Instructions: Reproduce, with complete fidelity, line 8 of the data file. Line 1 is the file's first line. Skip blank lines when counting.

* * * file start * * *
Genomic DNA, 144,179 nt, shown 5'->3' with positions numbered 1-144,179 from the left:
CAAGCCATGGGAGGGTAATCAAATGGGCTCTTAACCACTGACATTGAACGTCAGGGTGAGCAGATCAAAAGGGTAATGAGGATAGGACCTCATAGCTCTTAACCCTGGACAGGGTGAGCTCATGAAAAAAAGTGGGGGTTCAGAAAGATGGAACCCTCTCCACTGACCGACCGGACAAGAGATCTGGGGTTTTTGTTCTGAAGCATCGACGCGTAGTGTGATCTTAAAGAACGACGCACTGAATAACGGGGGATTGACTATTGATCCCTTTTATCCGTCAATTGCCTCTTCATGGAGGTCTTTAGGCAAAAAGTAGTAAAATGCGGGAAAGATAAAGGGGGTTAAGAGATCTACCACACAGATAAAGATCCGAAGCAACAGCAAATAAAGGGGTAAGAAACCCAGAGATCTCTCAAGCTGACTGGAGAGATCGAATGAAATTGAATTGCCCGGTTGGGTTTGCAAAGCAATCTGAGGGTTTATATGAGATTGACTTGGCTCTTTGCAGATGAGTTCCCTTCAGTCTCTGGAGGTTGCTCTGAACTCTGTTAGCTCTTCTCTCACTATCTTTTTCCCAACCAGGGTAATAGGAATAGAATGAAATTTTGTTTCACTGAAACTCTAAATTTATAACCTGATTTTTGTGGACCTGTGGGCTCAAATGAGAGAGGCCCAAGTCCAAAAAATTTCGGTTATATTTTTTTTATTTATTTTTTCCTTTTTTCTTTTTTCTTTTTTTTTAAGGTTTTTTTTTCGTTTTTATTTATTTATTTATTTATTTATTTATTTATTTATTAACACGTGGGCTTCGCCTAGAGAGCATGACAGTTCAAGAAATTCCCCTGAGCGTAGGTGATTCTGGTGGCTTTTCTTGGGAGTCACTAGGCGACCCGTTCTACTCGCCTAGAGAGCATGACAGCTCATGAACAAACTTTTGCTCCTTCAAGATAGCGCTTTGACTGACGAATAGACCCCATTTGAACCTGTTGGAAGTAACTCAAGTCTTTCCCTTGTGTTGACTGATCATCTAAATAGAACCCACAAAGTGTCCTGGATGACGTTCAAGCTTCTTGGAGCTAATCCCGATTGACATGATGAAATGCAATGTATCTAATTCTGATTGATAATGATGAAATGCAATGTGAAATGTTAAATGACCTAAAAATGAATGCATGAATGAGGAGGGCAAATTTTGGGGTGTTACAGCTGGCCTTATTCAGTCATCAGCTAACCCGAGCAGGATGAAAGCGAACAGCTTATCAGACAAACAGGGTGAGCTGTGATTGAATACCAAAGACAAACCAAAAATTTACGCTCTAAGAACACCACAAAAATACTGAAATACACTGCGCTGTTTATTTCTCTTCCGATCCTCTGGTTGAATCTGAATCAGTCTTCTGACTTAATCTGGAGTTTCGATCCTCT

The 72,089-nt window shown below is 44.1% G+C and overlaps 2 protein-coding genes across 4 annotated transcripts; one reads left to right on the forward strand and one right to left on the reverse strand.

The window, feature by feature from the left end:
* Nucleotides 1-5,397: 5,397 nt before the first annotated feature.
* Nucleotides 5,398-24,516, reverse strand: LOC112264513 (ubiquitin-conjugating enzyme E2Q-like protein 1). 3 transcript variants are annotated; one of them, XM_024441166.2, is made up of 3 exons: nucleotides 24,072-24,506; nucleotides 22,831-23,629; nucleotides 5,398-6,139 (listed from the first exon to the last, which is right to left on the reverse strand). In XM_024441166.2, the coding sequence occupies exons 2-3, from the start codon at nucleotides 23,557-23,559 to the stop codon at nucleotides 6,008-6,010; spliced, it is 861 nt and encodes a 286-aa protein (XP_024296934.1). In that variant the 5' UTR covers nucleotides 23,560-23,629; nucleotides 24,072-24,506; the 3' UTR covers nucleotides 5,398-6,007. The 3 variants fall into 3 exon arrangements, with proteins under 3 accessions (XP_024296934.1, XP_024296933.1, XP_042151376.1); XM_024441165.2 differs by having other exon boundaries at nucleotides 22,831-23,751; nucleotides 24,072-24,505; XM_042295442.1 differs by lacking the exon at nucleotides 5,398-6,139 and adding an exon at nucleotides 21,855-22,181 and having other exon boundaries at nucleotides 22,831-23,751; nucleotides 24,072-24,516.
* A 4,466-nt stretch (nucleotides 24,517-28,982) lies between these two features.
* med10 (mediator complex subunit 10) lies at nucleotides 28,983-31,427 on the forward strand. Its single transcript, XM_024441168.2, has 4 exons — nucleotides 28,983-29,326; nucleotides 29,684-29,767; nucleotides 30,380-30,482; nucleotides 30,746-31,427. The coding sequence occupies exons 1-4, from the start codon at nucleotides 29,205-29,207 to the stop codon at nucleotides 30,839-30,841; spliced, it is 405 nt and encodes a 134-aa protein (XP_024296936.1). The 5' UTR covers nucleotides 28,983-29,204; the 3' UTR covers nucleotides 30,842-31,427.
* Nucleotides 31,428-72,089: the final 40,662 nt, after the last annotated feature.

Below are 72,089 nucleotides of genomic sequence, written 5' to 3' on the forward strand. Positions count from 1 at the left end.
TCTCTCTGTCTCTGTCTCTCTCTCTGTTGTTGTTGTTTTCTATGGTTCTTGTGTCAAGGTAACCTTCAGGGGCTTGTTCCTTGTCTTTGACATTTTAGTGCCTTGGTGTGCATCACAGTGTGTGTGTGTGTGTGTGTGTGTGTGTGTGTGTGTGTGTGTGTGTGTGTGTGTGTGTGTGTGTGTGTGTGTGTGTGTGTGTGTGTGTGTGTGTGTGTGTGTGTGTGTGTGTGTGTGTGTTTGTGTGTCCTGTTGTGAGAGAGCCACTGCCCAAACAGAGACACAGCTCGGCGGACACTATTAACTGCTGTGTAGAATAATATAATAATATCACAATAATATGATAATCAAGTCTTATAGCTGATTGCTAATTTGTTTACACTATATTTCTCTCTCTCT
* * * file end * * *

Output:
* med10 (mediator complex subunit 10) lies at nucleotides 28,983-31,427 on the forward strand. Its single transcript, XM_024441168.2, has 4 exons — nucleotides 28,983-29,326; nucleotides 29,684-29,767; nucleotides 30,380-30,482; nucleotides 30,746-31,427. The coding sequence occupies exons 1-4, from the start codon at nucleotides 29,205-29,207 to the stop codon at nucleotides 30,839-30,841; spliced, it is 405 nt and encodes a 134-aa protein (XP_024296936.1). The 5' UTR covers nucleotides 28,983-29,204; the 3' UTR covers nucleotides 30,842-31,427.